April-December 1844

The Collected Letters, Volume 18


TC TO JOHN A. CARLYLE ; 2 October 1844; DOI: 10.1215/lt-18441002-TC-JAC-01; CL 18: 227-228


Chelsea, Wednesday [2 October 1844].

Dear Brother,

We have no news here worth communicating, since I last wrote; besides I am very busy today. But it strikes me you are not likely to get a sight of Fraser where you are, and so I may as well inclose you a Copy of the D'Ewes Concern, which you may like to see under its new guise. There are some errors in the arrangement of the Notes &c; for it was all flying in confused slips while I had it at the Grange, and there was very little leisure to correct it there.— I still wish considerably I had a Copy Complete of D'Ewes's Parliament Notes; and think if I fall in with an eligible Copyist I will employ him. The wretched Tick whom I employed to copy this of the Election offered to do the other for £30; but I discovered that he was a mere quack and miserable liar; lent him therefore an additional half-sovereign, and of course never saw him more— I think I could make £30 out of it by and by!—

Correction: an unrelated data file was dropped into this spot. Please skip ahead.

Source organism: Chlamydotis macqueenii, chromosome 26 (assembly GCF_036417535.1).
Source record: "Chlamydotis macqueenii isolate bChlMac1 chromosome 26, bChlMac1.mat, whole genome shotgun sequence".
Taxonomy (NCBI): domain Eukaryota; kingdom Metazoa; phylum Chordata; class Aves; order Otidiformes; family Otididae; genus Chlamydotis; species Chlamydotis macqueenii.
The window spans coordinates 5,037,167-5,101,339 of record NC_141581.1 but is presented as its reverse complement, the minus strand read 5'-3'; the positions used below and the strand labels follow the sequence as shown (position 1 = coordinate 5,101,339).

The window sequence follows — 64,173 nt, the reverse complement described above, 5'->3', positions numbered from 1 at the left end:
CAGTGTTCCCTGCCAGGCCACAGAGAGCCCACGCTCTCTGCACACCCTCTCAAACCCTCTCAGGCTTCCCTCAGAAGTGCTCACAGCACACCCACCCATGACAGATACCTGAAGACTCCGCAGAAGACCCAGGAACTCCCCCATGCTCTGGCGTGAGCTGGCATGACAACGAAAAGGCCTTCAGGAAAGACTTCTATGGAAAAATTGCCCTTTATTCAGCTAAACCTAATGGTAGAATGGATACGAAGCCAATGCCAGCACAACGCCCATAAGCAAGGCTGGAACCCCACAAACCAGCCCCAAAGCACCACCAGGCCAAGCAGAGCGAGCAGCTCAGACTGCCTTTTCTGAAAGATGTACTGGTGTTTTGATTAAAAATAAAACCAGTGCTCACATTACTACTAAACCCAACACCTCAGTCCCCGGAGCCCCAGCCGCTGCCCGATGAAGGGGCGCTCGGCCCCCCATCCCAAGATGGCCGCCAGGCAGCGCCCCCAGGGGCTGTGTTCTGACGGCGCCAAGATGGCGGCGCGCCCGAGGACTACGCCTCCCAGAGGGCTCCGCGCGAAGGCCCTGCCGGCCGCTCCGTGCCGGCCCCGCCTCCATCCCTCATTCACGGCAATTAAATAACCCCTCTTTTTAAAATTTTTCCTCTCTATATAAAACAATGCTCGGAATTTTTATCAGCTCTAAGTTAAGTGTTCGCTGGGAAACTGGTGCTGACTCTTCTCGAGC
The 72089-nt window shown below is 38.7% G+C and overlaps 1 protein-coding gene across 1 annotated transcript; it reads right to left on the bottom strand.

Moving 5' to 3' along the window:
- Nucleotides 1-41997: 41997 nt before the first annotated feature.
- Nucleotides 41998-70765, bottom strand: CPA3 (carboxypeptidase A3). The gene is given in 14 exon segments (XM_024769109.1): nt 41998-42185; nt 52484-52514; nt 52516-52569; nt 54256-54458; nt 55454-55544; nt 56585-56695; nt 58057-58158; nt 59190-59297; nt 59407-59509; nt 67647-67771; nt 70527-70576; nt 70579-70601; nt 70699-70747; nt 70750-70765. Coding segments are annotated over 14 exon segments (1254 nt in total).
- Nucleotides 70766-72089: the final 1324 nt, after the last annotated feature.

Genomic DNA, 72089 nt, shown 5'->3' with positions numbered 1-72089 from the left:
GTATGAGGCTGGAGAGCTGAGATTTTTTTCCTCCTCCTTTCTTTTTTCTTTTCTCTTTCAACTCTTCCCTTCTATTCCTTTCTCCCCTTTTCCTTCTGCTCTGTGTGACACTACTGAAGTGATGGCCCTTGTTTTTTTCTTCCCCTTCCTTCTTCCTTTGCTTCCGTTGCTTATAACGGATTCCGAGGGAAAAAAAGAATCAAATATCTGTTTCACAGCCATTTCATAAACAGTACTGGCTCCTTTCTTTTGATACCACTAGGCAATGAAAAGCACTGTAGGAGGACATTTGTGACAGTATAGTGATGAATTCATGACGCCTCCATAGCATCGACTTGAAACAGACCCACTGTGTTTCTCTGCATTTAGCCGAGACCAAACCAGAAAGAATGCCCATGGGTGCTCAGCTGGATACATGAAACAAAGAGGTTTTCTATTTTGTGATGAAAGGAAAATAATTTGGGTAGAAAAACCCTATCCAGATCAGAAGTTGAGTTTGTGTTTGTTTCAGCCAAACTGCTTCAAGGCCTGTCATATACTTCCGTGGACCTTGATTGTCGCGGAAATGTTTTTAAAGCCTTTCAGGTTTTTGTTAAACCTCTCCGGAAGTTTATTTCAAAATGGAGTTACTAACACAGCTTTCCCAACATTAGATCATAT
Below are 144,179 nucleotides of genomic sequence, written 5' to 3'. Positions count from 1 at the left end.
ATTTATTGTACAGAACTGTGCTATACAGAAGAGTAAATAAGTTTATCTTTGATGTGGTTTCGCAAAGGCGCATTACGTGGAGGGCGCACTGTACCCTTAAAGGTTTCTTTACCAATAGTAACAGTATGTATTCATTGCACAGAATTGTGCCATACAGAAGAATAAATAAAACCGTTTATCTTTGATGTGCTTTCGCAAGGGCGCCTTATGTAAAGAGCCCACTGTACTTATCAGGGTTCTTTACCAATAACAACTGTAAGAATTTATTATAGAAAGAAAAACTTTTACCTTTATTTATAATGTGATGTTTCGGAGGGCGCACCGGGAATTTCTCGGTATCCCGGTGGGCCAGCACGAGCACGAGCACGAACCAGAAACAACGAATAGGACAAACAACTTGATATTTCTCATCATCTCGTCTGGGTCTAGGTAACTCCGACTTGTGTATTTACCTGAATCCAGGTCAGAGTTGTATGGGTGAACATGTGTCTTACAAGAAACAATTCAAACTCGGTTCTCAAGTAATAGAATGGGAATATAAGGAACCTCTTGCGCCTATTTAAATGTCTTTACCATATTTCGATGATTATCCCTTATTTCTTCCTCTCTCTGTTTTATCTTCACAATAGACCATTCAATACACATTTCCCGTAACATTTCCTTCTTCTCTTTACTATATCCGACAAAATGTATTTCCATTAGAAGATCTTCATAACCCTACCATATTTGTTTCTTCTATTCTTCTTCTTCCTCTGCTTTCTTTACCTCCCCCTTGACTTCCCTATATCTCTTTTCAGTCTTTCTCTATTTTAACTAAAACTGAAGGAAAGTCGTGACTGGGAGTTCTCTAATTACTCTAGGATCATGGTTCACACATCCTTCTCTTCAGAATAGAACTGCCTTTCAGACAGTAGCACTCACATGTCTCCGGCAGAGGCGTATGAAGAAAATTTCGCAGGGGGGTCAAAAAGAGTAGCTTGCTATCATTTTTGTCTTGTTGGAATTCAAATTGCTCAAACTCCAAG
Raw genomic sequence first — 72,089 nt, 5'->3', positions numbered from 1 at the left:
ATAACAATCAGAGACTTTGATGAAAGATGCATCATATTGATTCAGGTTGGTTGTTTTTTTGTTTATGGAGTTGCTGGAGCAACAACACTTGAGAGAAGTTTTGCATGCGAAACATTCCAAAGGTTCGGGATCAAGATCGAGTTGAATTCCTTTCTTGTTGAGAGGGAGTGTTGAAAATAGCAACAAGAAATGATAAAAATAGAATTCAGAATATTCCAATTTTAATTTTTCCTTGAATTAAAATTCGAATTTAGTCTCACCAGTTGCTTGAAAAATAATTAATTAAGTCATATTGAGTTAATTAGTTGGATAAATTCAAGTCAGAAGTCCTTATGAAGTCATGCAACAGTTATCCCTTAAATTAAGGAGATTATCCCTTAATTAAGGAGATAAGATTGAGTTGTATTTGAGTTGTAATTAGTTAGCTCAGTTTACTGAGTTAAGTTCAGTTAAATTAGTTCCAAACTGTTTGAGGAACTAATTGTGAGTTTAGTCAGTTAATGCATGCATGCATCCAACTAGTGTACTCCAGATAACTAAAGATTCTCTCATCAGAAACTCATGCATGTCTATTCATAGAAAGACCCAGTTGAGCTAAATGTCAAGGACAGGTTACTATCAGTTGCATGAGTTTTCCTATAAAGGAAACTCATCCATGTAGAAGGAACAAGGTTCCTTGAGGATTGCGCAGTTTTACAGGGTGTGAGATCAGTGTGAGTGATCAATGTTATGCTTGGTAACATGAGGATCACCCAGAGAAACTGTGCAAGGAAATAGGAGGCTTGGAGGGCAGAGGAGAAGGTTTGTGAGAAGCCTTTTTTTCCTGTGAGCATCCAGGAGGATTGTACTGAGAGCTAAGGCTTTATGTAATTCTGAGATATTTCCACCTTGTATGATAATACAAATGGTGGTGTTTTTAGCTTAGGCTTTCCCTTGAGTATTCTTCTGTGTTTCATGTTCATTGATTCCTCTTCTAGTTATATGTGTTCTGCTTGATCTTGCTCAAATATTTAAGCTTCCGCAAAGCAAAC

Jane has bought a new Piano; very cheap; all with capital of her own: we have now therefore a little music of an evening.— Craik's Professorship is undecided hitherto; tho Mr Denison sent me a very civil answer; had given my Letter to the Duke1 in whose house he was, with whom it would have &c &c: but there is nothing definite yet, or like it.— Plattnauer has written; all well; he is in communication with his Brother-in-law, but seems posting rapidly up the Rhine towards Switzerland.

I want to know how my good dear Mother is, now that the leaves begin to drop!— You can tell Jamie, on good authority, the ham is excellent; and very useful in its generation.2 I hope Jamie gets well on with his harvest;—no news yet I suppose about the new lease of the Farm? A man has need enough of Patience everywhere. As my Mother used to say, “Thou must call on Patience.”— My blessings with you all.

In haste, / Your affectionate /

T. Carlyle

I am getting into Cromwell's Letters again; but make small way hitherto. I do not yet see thro' the grand business, but begin to be in a right rage at it!—